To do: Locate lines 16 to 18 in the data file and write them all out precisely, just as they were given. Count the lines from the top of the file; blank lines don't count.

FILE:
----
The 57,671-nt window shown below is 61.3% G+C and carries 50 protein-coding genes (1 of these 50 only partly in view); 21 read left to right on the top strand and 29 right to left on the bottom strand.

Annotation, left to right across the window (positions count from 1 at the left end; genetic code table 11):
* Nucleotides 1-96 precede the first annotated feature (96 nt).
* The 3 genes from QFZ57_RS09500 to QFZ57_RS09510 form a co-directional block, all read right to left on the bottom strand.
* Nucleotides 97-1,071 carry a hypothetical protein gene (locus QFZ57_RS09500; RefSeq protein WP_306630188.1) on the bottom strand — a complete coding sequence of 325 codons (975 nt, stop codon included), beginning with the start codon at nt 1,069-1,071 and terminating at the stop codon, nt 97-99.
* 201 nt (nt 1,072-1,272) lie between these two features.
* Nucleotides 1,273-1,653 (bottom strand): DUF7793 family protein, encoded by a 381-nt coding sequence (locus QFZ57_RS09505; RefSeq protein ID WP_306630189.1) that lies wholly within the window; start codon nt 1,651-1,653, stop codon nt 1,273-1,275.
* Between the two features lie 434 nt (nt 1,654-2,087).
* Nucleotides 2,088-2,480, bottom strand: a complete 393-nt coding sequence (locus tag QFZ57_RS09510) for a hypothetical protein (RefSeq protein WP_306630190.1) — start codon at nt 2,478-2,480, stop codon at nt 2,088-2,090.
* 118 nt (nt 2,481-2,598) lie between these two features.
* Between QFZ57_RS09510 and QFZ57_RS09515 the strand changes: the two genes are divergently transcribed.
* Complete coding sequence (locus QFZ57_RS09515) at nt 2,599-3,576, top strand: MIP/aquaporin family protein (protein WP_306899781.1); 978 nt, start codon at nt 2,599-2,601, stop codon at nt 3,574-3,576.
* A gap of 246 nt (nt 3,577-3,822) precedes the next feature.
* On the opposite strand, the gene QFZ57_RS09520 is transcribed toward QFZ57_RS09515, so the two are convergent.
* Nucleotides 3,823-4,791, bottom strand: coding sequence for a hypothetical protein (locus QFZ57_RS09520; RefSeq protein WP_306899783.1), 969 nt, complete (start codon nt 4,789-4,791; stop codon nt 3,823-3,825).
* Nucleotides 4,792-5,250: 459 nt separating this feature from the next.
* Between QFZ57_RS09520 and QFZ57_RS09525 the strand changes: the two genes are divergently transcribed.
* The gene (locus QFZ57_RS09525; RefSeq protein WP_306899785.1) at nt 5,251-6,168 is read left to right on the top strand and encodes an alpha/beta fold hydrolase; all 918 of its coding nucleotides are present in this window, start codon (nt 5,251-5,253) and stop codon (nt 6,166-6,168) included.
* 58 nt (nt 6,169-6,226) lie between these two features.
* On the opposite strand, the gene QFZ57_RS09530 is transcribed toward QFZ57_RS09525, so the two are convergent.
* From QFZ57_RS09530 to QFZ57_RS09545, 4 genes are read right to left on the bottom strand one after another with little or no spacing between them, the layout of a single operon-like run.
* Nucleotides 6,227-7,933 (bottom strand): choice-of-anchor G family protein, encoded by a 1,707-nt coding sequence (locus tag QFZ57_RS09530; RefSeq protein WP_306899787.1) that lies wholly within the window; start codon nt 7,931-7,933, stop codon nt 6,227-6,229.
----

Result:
* Nucleotides 4,792-5,250: 459 nt separating this feature from the next.
* Between QFZ57_RS09520 and QFZ57_RS09525 the strand changes: the two genes are divergently transcribed.
* The gene (locus QFZ57_RS09525; RefSeq protein WP_306899785.1) at nt 5,251-6,168 is read left to right on the top strand and encodes an alpha/beta fold hydrolase; all 918 of its coding nucleotides are present in this window, start codon (nt 5,251-5,253) and stop codon (nt 6,166-6,168) included.